Google to Purge Personal Data from Logs

In a significant change to company policy, Google announced late yesterday it will begin systematic purges of personally identifying data from its search logs at least 18 months after it's collected. The move could quash some consumers' -- and some governments' -- concerns about its intentions to harvest its now-colossal database of personal information.

"We had previously kept the logs data for as long as it was useful," reads an FAQ about the policy change published by Google yesterday (PDF available here). "When we implement this policy change, we will continue to keep server log data so that we can improve Google's services and protect them from security and other abuses, but we will anonymize our server logs after 18-24 months, unless legally required to retain the data for longer."

"Anonymization" in this case, according to Google, consists not of deleting files but of changing entries in records so that fields linking searches to IP addresses or to individuals become unusable.

Over the past two years, Google found itself sandwiched by pressure from governments interested in how it gathers personal data from search queries, for differing reasons. In January 2006, Google and other search engines were subpoenaed by the US Justice Dept. to turn over copies of their aggregate search data, ostensibly for use in a government investigation into how Web users obtain child pornography. Competitors MSN, Yahoo, and AOL complied with their subpoenas, though Google -- apparently standing alone -- vowed to fight.

Though Google may continue to fight, its good intentions might stop short of the point where it deletes subpoenaed data, which would constitute obstruction of justice. This situation may be what Google referred to yesterday by "...unless legally required to retain the data for longer."

While Google may have thought its public stand against the Justice Dept. subpoena would win it public support, it instead found some of that support eroded by virtue of the fact that Google was collecting a huge stash of personal data in the first place.

Elsewhere in its FAQ, Google refers to the possibility that some governments in which it does business may require it to keep search data for as long as two years if certain of their laws are passed.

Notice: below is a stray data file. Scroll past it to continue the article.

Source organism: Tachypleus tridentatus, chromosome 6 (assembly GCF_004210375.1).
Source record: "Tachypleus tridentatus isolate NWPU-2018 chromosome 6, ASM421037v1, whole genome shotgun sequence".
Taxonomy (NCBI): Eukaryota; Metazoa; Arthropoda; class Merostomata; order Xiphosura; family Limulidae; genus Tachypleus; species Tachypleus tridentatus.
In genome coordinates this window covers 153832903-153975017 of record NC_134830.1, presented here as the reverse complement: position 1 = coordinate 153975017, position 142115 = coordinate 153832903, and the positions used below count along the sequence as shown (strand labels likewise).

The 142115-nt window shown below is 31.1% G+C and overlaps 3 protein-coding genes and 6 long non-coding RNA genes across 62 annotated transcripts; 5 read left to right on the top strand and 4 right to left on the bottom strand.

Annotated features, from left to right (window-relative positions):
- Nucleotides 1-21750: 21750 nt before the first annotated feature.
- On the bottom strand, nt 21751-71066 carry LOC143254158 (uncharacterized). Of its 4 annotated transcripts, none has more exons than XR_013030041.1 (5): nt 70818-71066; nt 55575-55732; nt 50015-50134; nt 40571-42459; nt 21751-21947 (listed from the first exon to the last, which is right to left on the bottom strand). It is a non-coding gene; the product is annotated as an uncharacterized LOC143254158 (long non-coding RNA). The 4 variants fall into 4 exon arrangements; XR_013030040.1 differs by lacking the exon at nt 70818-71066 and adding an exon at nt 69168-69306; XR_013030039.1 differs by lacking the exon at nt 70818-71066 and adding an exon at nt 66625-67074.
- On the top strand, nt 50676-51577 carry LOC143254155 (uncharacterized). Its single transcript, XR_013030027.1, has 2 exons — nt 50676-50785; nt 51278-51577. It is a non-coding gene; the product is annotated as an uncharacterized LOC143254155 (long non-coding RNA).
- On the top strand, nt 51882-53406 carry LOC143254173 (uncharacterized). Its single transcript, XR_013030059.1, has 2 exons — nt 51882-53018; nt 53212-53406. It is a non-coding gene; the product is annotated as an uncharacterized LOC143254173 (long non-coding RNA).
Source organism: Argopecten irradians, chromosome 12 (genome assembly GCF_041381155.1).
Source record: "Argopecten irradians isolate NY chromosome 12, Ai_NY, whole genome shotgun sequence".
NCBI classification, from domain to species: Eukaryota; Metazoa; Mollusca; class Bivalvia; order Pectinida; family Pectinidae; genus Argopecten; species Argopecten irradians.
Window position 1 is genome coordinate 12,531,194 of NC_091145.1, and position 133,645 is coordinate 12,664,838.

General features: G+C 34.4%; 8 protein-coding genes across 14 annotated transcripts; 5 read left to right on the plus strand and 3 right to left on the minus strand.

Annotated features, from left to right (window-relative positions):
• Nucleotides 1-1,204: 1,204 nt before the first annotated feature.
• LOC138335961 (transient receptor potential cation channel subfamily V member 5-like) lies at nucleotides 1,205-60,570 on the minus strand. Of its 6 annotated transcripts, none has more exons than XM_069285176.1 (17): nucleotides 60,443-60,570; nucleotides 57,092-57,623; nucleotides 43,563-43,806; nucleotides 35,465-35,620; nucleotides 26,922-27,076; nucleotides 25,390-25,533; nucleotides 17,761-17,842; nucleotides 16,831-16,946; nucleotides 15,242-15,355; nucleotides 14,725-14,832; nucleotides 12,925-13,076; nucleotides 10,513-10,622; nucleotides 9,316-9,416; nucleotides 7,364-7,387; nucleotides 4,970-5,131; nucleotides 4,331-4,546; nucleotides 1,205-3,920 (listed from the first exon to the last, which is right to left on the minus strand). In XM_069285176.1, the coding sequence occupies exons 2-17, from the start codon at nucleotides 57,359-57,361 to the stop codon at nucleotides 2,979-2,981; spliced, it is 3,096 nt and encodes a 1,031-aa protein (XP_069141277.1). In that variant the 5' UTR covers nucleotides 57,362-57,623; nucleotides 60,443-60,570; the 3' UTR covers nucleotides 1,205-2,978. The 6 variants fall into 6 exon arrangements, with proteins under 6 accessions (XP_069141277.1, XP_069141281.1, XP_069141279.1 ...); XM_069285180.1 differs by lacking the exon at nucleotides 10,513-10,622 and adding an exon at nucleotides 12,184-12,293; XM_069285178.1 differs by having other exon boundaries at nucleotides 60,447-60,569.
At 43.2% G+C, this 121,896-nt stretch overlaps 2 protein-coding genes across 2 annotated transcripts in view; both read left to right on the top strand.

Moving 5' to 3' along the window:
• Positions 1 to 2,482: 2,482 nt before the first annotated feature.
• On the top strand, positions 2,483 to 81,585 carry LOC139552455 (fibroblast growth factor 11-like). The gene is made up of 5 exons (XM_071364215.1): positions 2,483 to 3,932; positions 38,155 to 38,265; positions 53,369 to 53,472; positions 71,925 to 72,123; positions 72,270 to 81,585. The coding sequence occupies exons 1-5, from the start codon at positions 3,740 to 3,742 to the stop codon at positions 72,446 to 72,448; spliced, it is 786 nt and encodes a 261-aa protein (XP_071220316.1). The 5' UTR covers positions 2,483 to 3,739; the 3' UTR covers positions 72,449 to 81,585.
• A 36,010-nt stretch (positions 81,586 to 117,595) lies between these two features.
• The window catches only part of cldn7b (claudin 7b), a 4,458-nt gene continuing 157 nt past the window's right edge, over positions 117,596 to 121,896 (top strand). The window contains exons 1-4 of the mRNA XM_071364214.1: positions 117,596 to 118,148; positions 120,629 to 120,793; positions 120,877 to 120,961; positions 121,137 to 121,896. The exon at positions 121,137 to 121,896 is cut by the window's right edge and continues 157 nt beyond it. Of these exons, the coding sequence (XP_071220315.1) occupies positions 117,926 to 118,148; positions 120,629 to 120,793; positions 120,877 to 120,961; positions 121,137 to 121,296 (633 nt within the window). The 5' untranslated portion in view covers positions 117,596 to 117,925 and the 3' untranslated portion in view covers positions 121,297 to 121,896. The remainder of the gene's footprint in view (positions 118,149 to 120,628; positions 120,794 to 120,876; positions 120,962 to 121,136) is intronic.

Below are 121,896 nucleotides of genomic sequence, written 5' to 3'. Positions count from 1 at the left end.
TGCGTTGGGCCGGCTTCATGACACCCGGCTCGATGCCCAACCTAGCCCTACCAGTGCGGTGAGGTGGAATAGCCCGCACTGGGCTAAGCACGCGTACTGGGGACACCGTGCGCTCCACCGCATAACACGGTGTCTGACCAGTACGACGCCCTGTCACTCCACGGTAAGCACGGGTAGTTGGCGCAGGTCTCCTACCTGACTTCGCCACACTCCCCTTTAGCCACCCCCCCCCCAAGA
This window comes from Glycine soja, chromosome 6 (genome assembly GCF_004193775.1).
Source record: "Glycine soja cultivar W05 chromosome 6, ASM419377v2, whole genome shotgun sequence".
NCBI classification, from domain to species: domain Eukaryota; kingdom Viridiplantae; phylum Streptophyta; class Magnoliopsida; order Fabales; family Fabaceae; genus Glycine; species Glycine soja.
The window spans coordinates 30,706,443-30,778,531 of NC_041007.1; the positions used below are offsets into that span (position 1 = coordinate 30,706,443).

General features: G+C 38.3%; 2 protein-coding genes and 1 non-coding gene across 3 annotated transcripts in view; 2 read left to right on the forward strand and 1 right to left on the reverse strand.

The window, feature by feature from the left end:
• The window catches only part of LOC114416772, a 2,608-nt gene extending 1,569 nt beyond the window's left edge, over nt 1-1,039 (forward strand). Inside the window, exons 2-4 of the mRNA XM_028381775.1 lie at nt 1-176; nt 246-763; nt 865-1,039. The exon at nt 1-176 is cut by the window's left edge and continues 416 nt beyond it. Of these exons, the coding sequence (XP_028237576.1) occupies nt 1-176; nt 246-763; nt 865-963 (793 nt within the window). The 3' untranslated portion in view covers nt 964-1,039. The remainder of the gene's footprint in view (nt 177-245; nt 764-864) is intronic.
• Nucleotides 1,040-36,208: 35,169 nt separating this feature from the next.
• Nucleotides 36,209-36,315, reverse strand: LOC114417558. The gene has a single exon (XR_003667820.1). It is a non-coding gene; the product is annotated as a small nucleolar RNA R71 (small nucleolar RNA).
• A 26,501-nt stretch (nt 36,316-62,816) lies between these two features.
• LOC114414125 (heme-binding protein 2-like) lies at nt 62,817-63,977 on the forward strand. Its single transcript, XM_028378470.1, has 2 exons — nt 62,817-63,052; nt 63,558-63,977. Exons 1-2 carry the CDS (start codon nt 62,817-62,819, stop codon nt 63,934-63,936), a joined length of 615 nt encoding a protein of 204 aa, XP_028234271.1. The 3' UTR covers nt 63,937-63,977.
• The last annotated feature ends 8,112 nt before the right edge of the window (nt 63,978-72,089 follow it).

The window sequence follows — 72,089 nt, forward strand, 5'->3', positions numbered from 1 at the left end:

At the same time, other governments such as Norway have existing laws which prohibit search engines in their countries from collecting any data that directly links searches with individuals. Google officials had told the Norwegian press the data it collected could not be directly linked with individual users, though yesterday's policy change suggests that the company recognized it might be indirectly linked.

While the new purging policy may win Google back some friends, the fact that it applies just to search query logs may not be enough to restore the company's image as the champion of individuals' rights. For instance, for the "Search Across Computers" feature of the recently revised Google Desktop to work as designed, it will probably need to continue collecting more than just names and IP addresses, but copies of personal documents as well, storing that data on other servers.

The revelation last year that Google was storing private documents resulted in the erosion of its friendship with the Electronic Frontier Foundation, which took Google to task for warehousing data that any government could pursue using a simple subpoena - data that, were it to remain untouched on users' private systems, would require a judge's order and a search warrant.

Google's new data purging policy does not mention Google Desktop, nor is it clear whether the company plans to extend its new privacy protections to cover its user applications as well.

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